Sex Tourism Expanded Into New Destinations Thanks to Cheap Flights, Says Landmark Report
Sex tourism has “expanded” into new destinations across the world, claims a new report, which blames cheap flights and the Internet for creating a new generation of predators.
Opportunities for travellers to abuse women and children have “soared” in the past two decades, the Global Study on Sexual Exploitation of Children in Travel and Tourism said.
The report, which is considered the most comprehensive ever compiled on the sex tourism industry, also identifies countries which have emerged as new destinations for abusers.
These include Portugal, Moldova and the Ukraine in Europe, and also Burma, Laos, Vietnam and Cambodia in Southeast Asia.
The report also said sex tourists are no longer being seen as wealthy, middle aged Westerners who travel to underdeveloped countries to seek children to abuse.
The UN-backed study says abusers are also often not tourists, but could be business travellers or expatriates who are ‘situational’ offenders, rather than paedophiles.
The study says the growth in opportunities for the abuse of children and women is directly linked to the boom in travel and the wider use of the Internet.
“The vulnerability of children has increased dramatically in the past 20 years as travel, tourism soared,” the report said.
“Although the precise scope is not yet measurable, there are alarming indicators that this crime is persistent and widespread.
“The Global Study has also demonstrated, undeniably, that the increasing use of the Internet has enabled offenders to groom children online, exchange information and advice on how to abuse children and avoid detection, and in some cases ‘book’ children in advance.”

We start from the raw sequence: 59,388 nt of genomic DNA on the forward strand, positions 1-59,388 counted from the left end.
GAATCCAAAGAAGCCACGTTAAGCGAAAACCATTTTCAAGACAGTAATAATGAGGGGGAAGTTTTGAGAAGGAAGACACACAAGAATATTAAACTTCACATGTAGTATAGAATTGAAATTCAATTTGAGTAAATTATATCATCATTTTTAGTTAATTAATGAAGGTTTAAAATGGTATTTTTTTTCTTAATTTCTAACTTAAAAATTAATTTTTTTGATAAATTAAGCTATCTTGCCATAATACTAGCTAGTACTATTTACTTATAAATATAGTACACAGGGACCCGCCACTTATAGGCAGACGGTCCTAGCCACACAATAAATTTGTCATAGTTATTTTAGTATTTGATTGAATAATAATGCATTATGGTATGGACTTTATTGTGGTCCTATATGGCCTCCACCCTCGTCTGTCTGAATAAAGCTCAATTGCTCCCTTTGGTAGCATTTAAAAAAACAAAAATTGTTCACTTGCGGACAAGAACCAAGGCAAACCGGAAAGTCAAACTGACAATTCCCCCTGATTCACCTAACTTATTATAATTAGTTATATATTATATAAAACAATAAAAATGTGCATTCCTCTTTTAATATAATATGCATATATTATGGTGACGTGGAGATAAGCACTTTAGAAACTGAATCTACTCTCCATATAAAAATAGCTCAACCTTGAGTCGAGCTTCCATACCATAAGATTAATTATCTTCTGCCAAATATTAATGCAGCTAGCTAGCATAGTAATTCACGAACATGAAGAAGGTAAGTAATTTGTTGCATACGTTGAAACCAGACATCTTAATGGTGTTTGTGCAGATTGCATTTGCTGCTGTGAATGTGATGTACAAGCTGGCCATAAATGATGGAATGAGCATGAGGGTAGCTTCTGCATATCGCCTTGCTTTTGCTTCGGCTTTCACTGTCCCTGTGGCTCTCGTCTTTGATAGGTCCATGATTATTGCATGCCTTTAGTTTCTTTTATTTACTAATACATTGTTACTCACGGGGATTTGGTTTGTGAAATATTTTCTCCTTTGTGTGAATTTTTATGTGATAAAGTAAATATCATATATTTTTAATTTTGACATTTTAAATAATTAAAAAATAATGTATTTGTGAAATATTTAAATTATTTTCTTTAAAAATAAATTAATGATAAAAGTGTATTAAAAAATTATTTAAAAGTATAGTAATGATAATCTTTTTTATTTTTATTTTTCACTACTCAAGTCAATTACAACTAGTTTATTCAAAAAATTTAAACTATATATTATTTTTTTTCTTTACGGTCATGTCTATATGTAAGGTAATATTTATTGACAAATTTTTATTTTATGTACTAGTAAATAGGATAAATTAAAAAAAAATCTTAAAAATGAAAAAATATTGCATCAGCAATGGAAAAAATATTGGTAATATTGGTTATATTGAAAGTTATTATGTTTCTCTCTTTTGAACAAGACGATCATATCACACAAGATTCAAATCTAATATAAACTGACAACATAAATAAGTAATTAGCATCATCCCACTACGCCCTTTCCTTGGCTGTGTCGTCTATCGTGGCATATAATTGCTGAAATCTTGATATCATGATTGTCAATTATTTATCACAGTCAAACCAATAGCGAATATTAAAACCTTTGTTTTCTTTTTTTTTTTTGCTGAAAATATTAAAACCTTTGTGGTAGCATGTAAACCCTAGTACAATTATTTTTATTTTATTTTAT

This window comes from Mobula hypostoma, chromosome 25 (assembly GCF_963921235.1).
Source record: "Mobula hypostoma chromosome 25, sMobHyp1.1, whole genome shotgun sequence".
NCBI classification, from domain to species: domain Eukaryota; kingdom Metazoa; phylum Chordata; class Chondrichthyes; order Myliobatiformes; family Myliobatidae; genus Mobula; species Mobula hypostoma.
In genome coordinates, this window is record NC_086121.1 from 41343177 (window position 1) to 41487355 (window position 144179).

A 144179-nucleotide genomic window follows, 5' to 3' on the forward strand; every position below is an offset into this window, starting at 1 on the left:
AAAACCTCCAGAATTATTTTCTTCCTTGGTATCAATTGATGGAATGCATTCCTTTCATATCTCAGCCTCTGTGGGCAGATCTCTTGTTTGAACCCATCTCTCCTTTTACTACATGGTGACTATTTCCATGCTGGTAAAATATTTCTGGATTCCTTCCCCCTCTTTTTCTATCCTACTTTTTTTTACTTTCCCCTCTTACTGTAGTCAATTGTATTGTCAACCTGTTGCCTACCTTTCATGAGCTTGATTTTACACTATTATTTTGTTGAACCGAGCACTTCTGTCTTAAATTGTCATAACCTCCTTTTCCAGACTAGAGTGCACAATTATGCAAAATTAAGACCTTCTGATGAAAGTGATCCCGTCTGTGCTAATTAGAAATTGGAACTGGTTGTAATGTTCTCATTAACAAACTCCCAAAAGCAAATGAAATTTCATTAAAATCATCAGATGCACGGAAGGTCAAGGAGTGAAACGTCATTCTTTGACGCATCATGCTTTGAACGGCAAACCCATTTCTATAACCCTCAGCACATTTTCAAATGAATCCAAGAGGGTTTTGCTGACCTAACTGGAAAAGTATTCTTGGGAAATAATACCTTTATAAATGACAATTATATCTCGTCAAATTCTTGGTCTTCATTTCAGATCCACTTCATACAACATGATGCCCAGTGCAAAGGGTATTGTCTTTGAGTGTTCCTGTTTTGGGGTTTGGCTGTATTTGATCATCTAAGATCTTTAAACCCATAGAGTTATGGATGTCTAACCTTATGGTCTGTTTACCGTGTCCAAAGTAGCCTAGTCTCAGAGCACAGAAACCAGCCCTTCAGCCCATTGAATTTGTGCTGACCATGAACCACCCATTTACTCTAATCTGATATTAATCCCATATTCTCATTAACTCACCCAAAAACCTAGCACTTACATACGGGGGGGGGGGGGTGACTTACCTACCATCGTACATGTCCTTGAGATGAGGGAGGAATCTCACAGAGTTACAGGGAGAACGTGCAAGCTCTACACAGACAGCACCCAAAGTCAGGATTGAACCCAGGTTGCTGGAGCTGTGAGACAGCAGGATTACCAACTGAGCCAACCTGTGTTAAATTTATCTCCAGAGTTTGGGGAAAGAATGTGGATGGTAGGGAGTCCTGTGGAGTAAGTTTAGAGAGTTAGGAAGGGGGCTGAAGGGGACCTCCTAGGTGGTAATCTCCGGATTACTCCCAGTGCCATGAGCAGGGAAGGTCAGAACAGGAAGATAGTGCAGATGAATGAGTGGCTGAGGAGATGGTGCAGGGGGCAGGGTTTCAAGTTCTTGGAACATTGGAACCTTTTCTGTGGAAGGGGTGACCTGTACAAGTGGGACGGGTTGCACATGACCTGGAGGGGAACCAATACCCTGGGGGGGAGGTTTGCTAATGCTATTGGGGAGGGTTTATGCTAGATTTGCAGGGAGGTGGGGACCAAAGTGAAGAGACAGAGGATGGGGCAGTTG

The report, which was released by global child protection network ECPAT, charts the increase in sex tourism over the last two decades.
It was compiled with information from more than 70 global child protection agencies.
“Twenty years ago the offender was seen as a white, wealthy, middle-aged male peadophile from a developed country vacationing in a developing country with the intention of having sex with a child,” it adds.
“Now we understand that more children are being abused by tourists and travellers from their own country or region than by people who have travelled from other parts of the world.”
The report notes, for example, that Japanese, Chinese and South Korean tourists are now more likely to be offenders in Southeast Asia – a traditional sex tourism hotspot – because they travel through the region more regularly than Westerners.
The number of international tourists almost doubled from 527 million in 1995 to 1.14 billion in 2014, the report said.
“Despite 20 years of efforts, the sexual exploitation of children in travel and tourism has expanded across the globe and out-paced every attempt to respond at the international and national level,” it added.